Department Of Agriculture Standards To
Certified Grades Of Green Kona Coffee
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Rules of Coffee Standards
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TERMS AND DEFINITIONS
AGED: A cupping condition that may affect sales.
Occurring when parchment is stored for a long
time usually at least 2 years. This causes chemical changes
that lessen acidity and increase body. Green beans usually turn
a golden or caramel color. (Prevention-Some buyers look for
aged coffee, Prevention is through timely processing.)
BLACK BEANS: 1 BLACK BEAN counts as a full imperfection.
Usually it’s dead coffee beans that died on the tree due to disease
or stress. Blacks will also occur through poor processing when
cherry or beans are left unattended in areas or containers that
cause them to die or start to rot. A common occurrence is when
cherry bags are not emptied completely and old coffee is left in
the bags till the next time the bag is used. (Prevention-Sound
harvesting and processing practices that includes good sanitation
and quality control at every step.)
BAGGY OR BURLAPY: A condition that affects the cupping
quality. An off taste in cupping that resembles weak roasted
coffee with a baggy burlap essence. Poor storage in bags in humid
conditions contributes to the defect. (Prevention-
It is not a processing or technological defect, but a post processing
handling and care problem. Rapid inventory turn over
is the best remedy.)
FERMENTED OR SOUR: A major
defect affecting the cupping quality. Occurs
frequently to unsuspecting. A winery vinegary
flavor caused by the sugar to acid changes in the cherry and mucilage.
Some say it resembles the rotting pulp smell after wet processing.
The green beans may turn a yellowish shade in color a lighter color
than normal green beans. If not sure test by
using pliers and smashing and opening the beans and smelling it.
The smell will be of a sour vinegary taint depending on degree of
defect. Caused by improper harvesting of over ripe and tree fermented
cherry. Keeping too long after harvesting and
fermentation process starts in the bag. Poor processing
and having too much pulp left. Poor fermentation
in wet process (leaving too long). (Prevention- Timely
harvesting of quality cherries is the first step, do not harvest
over ripe or brown coffee and mix with high quality cherry.
Process cherry within 24 hours of harvesting. Do not store
in burlap bags over 12 hours and stack. Cherry pulp should be at
zero after pulping. Do not ferment over 14 hours. Use lots of clean
water when washing parchment after fermentation. Dry immediately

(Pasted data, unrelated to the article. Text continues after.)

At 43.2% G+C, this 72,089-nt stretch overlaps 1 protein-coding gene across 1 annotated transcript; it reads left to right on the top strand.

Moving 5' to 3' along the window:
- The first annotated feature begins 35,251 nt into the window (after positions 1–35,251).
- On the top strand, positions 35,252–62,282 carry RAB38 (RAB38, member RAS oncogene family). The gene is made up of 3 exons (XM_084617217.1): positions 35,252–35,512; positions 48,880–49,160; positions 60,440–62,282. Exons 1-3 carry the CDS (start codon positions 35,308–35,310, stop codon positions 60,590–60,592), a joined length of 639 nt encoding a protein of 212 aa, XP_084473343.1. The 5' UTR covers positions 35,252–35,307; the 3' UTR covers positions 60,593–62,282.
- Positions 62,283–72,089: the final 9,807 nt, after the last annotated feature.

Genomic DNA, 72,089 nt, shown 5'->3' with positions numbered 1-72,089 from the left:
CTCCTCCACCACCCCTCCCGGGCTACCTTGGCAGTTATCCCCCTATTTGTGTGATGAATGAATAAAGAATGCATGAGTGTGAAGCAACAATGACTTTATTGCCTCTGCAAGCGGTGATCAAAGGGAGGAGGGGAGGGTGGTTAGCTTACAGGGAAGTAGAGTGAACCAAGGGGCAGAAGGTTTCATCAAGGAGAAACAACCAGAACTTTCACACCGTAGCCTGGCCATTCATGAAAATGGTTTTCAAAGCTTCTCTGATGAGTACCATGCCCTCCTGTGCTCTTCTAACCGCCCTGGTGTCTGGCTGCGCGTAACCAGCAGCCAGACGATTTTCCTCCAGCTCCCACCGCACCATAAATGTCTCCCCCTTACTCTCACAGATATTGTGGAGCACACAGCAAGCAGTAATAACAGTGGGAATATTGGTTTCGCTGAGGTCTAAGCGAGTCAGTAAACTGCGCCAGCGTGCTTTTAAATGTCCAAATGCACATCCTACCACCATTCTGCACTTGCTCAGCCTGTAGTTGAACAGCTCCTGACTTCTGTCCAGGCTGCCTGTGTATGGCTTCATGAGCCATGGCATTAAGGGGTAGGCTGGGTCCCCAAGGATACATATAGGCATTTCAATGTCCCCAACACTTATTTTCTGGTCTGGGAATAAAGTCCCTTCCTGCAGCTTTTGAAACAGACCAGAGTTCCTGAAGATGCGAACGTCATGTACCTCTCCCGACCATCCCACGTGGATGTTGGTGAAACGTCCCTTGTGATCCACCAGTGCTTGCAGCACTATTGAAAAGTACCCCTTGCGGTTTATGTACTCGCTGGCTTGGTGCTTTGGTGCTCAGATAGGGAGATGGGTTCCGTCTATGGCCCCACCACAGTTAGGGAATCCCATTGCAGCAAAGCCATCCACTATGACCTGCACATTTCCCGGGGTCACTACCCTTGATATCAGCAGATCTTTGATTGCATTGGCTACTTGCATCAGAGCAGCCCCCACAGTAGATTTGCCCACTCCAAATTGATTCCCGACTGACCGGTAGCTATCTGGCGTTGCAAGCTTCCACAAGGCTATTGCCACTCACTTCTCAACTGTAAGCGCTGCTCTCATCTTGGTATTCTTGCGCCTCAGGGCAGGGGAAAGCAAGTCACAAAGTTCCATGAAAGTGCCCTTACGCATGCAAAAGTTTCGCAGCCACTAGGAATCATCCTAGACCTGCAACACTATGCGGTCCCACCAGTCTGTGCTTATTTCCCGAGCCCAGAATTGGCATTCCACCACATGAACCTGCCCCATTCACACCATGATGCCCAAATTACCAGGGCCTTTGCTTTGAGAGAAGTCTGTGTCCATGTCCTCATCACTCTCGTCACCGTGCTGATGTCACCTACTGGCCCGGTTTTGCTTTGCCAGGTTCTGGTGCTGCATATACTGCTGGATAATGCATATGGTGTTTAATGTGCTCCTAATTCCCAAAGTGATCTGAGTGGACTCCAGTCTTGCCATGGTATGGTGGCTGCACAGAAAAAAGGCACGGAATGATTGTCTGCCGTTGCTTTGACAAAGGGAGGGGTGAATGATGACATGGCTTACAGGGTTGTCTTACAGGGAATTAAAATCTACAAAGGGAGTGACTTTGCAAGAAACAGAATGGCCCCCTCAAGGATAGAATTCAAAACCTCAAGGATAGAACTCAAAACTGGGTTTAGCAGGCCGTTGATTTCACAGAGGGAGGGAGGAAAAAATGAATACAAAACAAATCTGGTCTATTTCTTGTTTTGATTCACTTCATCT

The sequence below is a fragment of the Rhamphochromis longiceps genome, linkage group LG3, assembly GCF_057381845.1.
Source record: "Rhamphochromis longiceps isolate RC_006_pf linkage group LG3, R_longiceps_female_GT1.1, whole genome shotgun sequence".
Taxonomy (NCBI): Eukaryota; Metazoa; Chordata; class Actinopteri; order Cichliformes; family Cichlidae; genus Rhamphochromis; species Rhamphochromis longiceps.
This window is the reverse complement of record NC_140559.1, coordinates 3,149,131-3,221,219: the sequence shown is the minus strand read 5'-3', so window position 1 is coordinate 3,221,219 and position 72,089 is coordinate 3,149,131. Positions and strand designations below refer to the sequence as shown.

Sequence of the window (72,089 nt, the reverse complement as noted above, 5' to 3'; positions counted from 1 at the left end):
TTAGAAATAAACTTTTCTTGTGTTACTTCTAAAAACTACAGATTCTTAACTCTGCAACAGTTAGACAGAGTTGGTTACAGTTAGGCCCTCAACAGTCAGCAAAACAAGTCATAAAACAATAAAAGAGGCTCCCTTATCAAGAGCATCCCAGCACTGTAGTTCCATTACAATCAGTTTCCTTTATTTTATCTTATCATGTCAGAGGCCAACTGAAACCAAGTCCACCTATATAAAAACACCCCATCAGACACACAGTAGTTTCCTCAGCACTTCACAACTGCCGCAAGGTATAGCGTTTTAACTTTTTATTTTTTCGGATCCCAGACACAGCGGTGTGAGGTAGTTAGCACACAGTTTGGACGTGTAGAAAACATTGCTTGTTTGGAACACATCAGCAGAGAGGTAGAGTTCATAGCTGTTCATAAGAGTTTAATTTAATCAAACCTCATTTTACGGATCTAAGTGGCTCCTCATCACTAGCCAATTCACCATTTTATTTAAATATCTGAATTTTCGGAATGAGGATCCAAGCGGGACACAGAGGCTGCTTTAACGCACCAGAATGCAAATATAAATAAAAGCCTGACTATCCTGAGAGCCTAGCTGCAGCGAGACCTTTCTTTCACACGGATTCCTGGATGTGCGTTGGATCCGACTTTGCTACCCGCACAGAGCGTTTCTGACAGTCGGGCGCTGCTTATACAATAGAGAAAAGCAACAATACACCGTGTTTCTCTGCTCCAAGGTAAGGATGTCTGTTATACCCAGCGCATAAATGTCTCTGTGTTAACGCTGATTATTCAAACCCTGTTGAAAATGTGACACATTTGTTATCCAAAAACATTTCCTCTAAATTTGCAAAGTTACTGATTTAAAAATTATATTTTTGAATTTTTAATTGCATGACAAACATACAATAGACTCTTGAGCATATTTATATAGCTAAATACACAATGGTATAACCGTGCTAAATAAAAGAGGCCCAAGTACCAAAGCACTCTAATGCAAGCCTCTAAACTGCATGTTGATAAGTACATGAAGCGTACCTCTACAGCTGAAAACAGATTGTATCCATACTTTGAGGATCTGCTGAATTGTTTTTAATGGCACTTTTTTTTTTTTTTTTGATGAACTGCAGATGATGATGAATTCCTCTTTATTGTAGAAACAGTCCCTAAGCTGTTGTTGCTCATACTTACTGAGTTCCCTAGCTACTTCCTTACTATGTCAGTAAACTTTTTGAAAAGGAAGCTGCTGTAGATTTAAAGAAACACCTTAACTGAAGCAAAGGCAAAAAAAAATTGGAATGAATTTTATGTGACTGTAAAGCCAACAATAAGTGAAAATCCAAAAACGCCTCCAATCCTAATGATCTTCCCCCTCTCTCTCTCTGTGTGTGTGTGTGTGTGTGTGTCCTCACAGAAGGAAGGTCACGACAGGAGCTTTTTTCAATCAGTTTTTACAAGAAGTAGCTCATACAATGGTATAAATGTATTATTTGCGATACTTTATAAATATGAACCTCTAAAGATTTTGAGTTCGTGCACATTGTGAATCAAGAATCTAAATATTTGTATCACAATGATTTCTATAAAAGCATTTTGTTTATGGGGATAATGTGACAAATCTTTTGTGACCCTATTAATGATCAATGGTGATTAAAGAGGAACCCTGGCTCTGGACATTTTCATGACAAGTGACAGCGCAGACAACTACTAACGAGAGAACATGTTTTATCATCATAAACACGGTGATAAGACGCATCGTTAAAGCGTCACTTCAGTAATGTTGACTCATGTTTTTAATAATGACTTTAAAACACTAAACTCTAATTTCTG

FRUITY: A flavor resembling a fruit, cherry, sweet
and acid. Usually happens when too much cherry skin is present
and the fermentation process is not totally complete. Also occurs
when you dry process. This is when the cherry is dried with the
cherry pulp on. It can also occur when the coffee cherry dries
on the trees due to the inability to harvest soon enough. (Prevention-Do
not let cherry stay in the pulp and dry. Insure proper fermentation.)
QUAKERS AND FLOATERS: Light discolored beans.
Floaters are not as impacting on flavor as some other defects
such as “SOUR” or “BLACKS” but a significant number will affect
the cup giving it a peanutty flavor and
when these beans are roasted they appear light in color. Floaters
usually are immature, underdeveloped, or blighted beans that are
harvested. In the wet process many of these can be removed.
(Prevention-Good harvesting techniques where green, immature
or diseased cherries are not picked.)
RANCID: Displeasing flavor or odor like rancid oils.
Oxidation of oils causes deterioration of the oils and it turns
rancid. Most notable is when roasted coffee is stored for an extended
period of time letting the oils actually spoil. (Prevention-
Always buy fresh roasted coffee and only in amounts that you are
able to use before the condition sets in. Keep as air tight as
possible and store in a cool place)
IMPORTANT POINTS TO CONSIDER
Quality of Kona may be changing due to:
Cross breeding of varieties
Introductions of other varieties like: Caturra, Catuai and Yellow varieties
More low elevation coffee
Pruning practices where younger verticals are prevalent.
Cultural practices such as re-introduction of husk and pulp.
Grading and Prices will be affected by bean size.
Some varieties do not have high percentage of Extra Fancy
and Fancy green beans.
Industry protection by Research and Development of disease
resistant strains, High yield varieties, High cupping quality varieties,
Fingerprinting of varieties to protect our strains and collect royalties
on our research.